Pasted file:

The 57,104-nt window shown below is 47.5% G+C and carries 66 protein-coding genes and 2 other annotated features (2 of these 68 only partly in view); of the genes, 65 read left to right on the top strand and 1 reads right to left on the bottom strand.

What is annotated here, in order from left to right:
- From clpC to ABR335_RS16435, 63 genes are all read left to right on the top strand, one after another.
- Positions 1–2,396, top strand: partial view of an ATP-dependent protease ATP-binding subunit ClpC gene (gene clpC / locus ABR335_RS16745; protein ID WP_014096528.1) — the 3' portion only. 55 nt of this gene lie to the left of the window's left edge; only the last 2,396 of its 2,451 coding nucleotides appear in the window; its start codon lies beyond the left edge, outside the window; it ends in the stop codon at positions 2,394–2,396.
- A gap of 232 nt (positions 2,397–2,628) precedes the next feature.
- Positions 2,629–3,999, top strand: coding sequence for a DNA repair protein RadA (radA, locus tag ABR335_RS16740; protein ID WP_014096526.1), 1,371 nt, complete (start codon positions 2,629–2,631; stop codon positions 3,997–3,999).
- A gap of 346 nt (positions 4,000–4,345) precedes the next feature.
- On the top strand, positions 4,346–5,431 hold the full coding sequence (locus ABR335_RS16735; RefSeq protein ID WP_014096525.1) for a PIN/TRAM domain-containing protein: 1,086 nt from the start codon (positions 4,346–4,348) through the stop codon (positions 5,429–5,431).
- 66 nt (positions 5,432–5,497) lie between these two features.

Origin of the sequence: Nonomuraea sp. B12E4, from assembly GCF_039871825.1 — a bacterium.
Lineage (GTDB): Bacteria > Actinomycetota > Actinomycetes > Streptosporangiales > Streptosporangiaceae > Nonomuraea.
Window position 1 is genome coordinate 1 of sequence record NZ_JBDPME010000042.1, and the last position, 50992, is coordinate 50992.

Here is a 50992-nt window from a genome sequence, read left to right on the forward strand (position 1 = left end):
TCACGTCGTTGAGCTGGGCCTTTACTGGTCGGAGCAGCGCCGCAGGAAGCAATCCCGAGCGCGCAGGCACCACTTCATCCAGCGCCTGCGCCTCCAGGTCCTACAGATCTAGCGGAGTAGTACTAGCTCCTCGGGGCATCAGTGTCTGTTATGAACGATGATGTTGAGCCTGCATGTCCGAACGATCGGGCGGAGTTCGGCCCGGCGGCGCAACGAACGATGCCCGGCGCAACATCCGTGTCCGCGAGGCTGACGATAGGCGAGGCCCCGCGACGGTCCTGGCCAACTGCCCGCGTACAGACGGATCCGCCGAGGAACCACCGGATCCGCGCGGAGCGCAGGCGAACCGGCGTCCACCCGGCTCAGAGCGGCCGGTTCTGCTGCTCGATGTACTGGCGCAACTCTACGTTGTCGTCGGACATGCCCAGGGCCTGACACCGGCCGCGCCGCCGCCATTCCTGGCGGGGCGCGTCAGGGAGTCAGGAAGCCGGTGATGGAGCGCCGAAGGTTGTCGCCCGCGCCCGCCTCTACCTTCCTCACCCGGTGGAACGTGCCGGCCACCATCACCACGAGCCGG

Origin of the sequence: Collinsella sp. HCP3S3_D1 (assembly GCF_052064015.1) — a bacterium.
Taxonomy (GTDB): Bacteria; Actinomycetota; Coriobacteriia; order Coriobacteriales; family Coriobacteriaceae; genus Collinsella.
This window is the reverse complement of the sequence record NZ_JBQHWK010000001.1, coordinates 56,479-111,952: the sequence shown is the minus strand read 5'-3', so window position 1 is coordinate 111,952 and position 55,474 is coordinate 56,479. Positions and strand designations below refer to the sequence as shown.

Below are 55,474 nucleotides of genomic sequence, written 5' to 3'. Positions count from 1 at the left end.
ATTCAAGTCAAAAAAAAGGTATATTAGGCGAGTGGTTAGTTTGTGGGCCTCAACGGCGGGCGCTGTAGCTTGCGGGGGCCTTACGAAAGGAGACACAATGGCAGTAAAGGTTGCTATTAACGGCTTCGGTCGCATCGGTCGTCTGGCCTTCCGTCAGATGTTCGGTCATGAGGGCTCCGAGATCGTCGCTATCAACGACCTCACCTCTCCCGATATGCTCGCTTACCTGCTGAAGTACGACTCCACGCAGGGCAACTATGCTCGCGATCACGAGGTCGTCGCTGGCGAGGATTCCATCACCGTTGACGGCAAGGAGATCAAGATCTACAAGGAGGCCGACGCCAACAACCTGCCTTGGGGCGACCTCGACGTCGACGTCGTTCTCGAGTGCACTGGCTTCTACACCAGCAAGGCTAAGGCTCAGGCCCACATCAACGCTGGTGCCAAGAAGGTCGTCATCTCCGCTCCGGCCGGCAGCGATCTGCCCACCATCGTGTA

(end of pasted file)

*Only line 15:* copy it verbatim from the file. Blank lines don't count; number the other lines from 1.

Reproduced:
Origin of the sequence: Collinsella sp. HCP3S3_D1 (assembly GCF_052064015.1) — a bacterium.